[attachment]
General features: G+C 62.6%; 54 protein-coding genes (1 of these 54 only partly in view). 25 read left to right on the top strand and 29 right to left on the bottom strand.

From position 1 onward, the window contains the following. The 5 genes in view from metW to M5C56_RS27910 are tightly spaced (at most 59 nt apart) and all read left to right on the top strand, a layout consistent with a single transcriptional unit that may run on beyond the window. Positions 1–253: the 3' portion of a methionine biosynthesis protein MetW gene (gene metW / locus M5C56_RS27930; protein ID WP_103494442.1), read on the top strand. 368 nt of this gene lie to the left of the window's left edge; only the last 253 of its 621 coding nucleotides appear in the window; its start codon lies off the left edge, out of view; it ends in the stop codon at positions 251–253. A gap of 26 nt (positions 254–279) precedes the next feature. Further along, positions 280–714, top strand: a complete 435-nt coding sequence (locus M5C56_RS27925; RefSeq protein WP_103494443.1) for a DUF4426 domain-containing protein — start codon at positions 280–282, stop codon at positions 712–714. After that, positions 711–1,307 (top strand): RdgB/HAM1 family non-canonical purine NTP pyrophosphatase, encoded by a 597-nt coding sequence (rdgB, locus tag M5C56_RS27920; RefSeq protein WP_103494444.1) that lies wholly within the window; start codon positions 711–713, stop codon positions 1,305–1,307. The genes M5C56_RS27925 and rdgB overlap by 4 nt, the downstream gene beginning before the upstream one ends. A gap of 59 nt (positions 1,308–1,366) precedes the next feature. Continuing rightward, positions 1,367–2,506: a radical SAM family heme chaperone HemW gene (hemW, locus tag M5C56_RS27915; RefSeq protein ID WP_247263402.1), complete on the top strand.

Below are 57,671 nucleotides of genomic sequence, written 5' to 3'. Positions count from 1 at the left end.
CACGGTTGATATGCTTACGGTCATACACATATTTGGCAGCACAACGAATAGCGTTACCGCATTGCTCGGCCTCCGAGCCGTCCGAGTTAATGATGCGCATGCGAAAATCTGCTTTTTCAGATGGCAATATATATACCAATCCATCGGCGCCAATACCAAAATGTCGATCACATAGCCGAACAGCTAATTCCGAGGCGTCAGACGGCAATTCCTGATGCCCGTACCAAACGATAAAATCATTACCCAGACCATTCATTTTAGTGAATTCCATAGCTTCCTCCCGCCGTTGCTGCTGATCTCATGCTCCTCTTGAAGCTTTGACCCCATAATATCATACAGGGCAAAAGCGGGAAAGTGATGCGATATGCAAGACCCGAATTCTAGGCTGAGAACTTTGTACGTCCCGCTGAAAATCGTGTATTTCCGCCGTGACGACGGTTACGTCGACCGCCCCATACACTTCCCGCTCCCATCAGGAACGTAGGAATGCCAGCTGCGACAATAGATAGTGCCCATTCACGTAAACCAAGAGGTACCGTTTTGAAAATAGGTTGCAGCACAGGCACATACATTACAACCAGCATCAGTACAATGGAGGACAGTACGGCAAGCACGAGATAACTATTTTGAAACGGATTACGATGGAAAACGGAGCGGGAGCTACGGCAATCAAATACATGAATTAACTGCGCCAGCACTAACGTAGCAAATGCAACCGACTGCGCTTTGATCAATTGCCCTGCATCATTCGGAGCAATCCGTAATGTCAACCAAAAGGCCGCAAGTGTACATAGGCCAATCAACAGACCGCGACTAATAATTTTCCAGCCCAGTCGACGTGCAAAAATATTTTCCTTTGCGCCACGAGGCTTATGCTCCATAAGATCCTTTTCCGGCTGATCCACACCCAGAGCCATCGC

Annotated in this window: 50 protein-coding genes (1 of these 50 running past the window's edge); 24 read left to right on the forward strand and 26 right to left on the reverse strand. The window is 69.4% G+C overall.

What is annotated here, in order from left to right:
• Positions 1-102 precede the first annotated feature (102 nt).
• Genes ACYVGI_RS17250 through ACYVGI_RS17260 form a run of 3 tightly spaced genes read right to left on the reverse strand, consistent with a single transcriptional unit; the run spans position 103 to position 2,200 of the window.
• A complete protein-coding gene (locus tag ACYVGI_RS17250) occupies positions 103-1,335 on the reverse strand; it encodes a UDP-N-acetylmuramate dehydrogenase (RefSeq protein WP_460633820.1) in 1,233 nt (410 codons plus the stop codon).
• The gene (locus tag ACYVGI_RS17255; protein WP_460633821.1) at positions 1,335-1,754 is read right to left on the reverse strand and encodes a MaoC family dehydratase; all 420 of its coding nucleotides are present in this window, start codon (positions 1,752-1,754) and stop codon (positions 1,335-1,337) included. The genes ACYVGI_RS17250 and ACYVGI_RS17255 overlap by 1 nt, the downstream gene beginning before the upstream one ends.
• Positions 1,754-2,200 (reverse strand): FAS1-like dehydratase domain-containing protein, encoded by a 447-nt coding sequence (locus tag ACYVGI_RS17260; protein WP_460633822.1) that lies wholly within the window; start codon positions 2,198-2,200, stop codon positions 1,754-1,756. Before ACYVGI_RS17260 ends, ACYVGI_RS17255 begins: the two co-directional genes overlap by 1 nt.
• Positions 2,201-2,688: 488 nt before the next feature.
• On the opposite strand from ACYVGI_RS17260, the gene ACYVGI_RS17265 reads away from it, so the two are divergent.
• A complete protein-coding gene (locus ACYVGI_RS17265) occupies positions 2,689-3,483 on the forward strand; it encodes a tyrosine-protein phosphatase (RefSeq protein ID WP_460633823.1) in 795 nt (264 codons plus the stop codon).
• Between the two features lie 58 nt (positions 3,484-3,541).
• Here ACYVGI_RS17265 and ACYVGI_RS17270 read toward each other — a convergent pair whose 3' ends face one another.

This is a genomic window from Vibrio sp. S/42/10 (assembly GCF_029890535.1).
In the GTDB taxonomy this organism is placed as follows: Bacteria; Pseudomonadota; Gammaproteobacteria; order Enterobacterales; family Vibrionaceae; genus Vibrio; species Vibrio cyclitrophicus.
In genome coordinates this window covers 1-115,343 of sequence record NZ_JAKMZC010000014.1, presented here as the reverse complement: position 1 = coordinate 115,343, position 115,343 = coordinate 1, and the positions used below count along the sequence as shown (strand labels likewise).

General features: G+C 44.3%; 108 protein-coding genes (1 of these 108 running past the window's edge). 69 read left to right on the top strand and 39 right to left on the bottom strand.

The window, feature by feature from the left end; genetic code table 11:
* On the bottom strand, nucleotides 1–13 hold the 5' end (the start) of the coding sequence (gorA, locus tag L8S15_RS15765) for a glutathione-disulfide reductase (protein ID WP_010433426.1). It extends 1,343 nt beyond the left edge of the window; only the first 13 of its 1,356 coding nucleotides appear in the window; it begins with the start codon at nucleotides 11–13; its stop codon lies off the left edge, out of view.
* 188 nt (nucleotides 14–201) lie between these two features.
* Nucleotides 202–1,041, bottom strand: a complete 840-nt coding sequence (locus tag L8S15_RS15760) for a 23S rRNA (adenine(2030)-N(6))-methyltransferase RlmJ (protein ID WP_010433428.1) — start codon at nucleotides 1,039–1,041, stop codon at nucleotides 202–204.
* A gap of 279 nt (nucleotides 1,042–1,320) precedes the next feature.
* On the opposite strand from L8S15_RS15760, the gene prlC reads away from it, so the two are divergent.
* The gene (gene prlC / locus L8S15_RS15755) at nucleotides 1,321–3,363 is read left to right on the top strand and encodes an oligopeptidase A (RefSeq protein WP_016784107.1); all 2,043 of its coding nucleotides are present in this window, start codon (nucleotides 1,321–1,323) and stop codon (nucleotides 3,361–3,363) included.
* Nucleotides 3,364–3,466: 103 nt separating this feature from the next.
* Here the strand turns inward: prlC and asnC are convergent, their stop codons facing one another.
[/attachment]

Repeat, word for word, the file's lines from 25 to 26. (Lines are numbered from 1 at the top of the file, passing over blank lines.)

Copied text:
* A gap of 279 nt (nucleotides 1,042–1,320) precedes the next feature.
* On the opposite strand from L8S15_RS15760, the gene prlC reads away from it, so the two are divergent.